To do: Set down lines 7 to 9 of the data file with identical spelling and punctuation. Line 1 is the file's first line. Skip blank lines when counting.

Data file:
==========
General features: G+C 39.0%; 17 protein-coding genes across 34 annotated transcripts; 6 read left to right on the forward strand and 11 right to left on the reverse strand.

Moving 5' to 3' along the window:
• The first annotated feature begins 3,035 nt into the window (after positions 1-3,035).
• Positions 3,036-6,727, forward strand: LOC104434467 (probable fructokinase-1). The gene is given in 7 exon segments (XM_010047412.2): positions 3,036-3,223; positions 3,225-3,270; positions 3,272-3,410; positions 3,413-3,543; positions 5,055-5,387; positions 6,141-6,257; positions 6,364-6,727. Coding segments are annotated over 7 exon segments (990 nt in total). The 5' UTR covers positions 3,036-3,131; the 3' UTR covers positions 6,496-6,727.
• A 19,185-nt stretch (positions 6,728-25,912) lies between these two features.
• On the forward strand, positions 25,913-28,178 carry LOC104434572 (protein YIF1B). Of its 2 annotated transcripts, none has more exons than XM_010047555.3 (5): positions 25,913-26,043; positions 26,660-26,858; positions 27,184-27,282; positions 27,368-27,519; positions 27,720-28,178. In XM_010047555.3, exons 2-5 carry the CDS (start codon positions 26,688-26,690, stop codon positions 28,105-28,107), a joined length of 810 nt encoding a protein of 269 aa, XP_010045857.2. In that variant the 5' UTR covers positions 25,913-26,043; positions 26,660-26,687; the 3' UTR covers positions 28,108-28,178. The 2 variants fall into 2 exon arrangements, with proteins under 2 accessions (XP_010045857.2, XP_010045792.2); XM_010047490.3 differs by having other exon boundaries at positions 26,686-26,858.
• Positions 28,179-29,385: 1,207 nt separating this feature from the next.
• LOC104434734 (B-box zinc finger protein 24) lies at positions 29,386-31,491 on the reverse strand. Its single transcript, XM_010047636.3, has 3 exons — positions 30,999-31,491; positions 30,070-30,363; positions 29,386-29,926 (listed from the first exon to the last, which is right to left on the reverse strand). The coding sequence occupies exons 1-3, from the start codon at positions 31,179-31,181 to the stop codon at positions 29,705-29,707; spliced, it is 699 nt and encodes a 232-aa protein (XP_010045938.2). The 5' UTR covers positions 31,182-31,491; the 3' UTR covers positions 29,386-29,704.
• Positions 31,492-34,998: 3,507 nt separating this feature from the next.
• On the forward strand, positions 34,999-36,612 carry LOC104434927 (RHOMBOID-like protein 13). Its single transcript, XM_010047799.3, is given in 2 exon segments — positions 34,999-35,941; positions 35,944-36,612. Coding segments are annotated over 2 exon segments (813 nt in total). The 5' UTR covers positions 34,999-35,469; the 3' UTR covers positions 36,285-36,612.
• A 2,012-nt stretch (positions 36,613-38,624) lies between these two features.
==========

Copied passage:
• Positions 28,179-29,385: 1,207 nt separating this feature from the next.
• LOC104434734 (B-box zinc finger protein 24) lies at positions 29,386-31,491 on the reverse strand. Its single transcript, XM_010047636.3, has 3 exons — positions 30,999-31,491; positions 30,070-30,363; positions 29,386-29,926 (listed from the first exon to the last, which is right to left on the reverse strand). The coding sequence occupies exons 1-3, from the start codon at positions 31,179-31,181 to the stop codon at positions 29,705-29,707; spliced, it is 699 nt and encodes a 232-aa protein (XP_010045938.2). The 5' UTR covers positions 31,182-31,491; the 3' UTR covers positions 29,386-29,704.
• Positions 31,492-34,998: 3,507 nt separating this feature from the next.